An audience, listening to a film score, rarely picks out every musical instrument, chord progression, or key shift. The listener simply feels moved.
Similarly, superb writing employs a vast array of techniques that operate outside the audience's or gamer's awareness. This is why writing techniques are almost impossible to assimilate without study. It's also why most untrained writers whether they're in a game company or not end up doing sub-par work. They can have control of only those techniques within their awareness. They can't, by definition, masterfully control techniques of which they are not aware.
As Chapter 1.4 pointed out, if screenwriters want to contribute heavily to the game experience, they need to learn a tremendous amount about games.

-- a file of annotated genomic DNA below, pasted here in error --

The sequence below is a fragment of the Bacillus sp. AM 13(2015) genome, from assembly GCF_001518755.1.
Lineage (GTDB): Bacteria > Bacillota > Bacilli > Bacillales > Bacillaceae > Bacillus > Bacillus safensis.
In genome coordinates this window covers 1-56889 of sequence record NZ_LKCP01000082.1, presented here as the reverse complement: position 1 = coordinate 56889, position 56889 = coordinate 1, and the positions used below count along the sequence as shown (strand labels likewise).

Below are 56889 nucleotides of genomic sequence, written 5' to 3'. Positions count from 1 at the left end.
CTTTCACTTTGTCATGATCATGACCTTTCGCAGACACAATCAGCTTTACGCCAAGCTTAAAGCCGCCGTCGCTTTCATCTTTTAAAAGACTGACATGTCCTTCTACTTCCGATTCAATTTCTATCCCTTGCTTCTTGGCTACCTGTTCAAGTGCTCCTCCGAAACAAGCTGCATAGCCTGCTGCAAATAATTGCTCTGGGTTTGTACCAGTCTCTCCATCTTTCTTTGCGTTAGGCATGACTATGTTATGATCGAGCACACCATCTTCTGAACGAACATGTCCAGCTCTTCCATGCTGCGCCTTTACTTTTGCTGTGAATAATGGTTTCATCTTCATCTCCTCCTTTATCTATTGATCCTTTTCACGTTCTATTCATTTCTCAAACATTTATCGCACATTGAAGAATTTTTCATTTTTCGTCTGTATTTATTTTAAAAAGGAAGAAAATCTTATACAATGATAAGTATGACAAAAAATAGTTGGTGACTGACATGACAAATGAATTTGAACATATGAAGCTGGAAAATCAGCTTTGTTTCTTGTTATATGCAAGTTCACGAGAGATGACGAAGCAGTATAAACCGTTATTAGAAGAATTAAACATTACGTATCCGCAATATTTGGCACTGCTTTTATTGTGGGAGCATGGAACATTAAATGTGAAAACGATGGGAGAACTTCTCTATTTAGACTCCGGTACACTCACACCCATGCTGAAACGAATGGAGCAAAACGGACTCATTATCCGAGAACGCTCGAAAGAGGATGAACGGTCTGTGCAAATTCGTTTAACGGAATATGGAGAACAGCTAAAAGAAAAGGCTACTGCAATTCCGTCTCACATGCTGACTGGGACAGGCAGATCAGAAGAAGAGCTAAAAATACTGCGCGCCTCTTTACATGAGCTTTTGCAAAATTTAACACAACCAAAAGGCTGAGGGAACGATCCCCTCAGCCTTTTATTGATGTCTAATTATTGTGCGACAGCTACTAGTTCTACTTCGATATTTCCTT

Conversely, if someone on a development team with no writing background wants to do all the writing for a game and to bring emotion into it as well, then that individual will need to buckle down to hone his or her writing skills and learn some of the available techniques.
Just as an alpaca is a sort of hybrid of a camel and a llama, the future of games with characters and stories will require a new kind of game designer/writer hybrid. Hopefully, this book will abet this process of "alpacafication." It's really just a codification of alpacafication information.